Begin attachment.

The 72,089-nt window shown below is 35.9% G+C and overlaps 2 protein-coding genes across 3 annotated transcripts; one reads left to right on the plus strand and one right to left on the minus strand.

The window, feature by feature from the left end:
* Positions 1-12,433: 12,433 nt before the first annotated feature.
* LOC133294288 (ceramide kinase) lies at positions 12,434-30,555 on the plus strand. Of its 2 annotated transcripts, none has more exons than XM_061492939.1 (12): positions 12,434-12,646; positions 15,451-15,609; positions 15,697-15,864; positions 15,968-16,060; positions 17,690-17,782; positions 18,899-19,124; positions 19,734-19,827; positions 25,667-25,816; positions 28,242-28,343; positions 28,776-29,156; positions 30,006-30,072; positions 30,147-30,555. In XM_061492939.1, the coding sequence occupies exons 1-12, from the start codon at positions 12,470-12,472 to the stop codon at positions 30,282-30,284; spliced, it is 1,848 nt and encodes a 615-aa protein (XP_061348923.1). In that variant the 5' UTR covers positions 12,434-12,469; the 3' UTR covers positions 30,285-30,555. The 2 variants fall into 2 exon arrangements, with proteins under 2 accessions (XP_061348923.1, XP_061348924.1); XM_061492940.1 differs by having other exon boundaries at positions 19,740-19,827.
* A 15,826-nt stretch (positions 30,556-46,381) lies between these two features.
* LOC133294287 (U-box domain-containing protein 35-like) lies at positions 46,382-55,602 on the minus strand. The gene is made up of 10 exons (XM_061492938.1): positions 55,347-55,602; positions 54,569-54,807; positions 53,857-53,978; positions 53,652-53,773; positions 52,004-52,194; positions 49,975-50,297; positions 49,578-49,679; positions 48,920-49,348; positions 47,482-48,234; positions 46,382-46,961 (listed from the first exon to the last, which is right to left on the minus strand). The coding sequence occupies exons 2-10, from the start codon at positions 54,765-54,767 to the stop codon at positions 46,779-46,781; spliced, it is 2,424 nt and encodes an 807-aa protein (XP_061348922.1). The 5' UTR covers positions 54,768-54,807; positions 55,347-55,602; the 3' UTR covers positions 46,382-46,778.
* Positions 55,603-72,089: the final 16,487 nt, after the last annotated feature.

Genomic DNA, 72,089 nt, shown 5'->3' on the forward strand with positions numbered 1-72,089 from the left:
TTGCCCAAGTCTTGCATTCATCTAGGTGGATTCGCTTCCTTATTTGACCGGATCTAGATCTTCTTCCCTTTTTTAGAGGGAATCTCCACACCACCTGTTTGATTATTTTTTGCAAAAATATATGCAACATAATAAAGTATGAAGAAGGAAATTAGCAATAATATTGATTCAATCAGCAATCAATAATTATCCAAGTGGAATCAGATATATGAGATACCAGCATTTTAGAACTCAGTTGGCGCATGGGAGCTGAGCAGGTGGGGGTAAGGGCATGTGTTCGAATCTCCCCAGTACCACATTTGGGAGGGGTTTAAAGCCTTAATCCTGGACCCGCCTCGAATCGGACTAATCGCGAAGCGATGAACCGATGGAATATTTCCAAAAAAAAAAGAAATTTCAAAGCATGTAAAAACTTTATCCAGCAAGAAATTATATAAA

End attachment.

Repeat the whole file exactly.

The 72,089-nt window shown below is 35.9% G+C and overlaps 2 protein-coding genes across 3 annotated transcripts; one reads left to right on the plus strand and one right to left on the minus strand.

The window, feature by feature from the left end:
* Positions 1-12,433: 12,433 nt before the first annotated feature.
* LOC133294288 (ceramide kinase) lies at positions 12,434-30,555 on the plus strand. Of its 2 annotated transcripts, none has more exons than XM_061492939.1 (12): positions 12,434-12,646; positions 15,451-15,609; positions 15,697-15,864; positions 15,968-16,060; positions 17,690-17,782; positions 18,899-19,124; positions 19,734-19,827; positions 25,667-25,816; positions 28,242-28,343; positions 28,776-29,156; positions 30,006-30,072; positions 30,147-30,555. In XM_061492939.1, the coding sequence occupies exons 1-12, from the start codon at positions 12,470-12,472 to the stop codon at positions 30,282-30,284; spliced, it is 1,848 nt and encodes a 615-aa protein (XP_061348923.1). In that variant the 5' UTR covers positions 12,434-12,469; the 3' UTR covers positions 30,285-30,555. The 2 variants fall into 2 exon arrangements, with proteins under 2 accessions (XP_061348923.1, XP_061348924.1); XM_061492940.1 differs by having other exon boundaries at positions 19,740-19,827.
* A 15,826-nt stretch (positions 30,556-46,381) lies between these two features.
* LOC133294287 (U-box domain-containing protein 35-like) lies at positions 46,382-55,602 on the minus strand. The gene is made up of 10 exons (XM_061492938.1): positions 55,347-55,602; positions 54,569-54,807; positions 53,857-53,978; positions 53,652-53,773; positions 52,004-52,194; positions 49,975-50,297; positions 49,578-49,679; positions 48,920-49,348; positions 47,482-48,234; positions 46,382-46,961 (listed from the first exon to the last, which is right to left on the minus strand). The coding sequence occupies exons 2-10, from the start codon at positions 54,765-54,767 to the stop codon at positions 46,779-46,781; spliced, it is 2,424 nt and encodes an 807-aa protein (XP_061348922.1). The 5' UTR covers positions 54,768-54,807; positions 55,347-55,602; the 3' UTR covers positions 46,382-46,778.
* Positions 55,603-72,089: the final 16,487 nt, after the last annotated feature.

Genomic DNA, 72,089 nt, shown 5'->3' on the forward strand with positions numbered 1-72,089 from the left:
TTGCCCAAGTCTTGCATTCATCTAGGTGGATTCGCTTCCTTATTTGACCGGATCTAGATCTTCTTCCCTTTTTTAGAGGGAATCTCCACACCACCTGTTTGATTATTTTTTGCAAAAATATATGCAACATAATAAAGTATGAAGAAGGAAATTAGCAATAATATTGATTCAATCAGCAATCAATAATTATCCAAGTGGAATCAGATATATGAGATACCAGCATTTTAGAACTCAGTTGGCGCATGGGAGCTGAGCAGGTGGGGGTAAGGGCATGTGTTCGAATCTCCCCAGTACCACATTTGGGAGGGGTTTAAAGCCTTAATCCTGGACCCGCCTCGAATCGGACTAATCGCGAAGCGATGAACCGATGGAATATTTCCAAAAAAAAAAGAAATTTCAAAGCATGTAAAAACTTTATCCAGCAAGAAATTATATAAA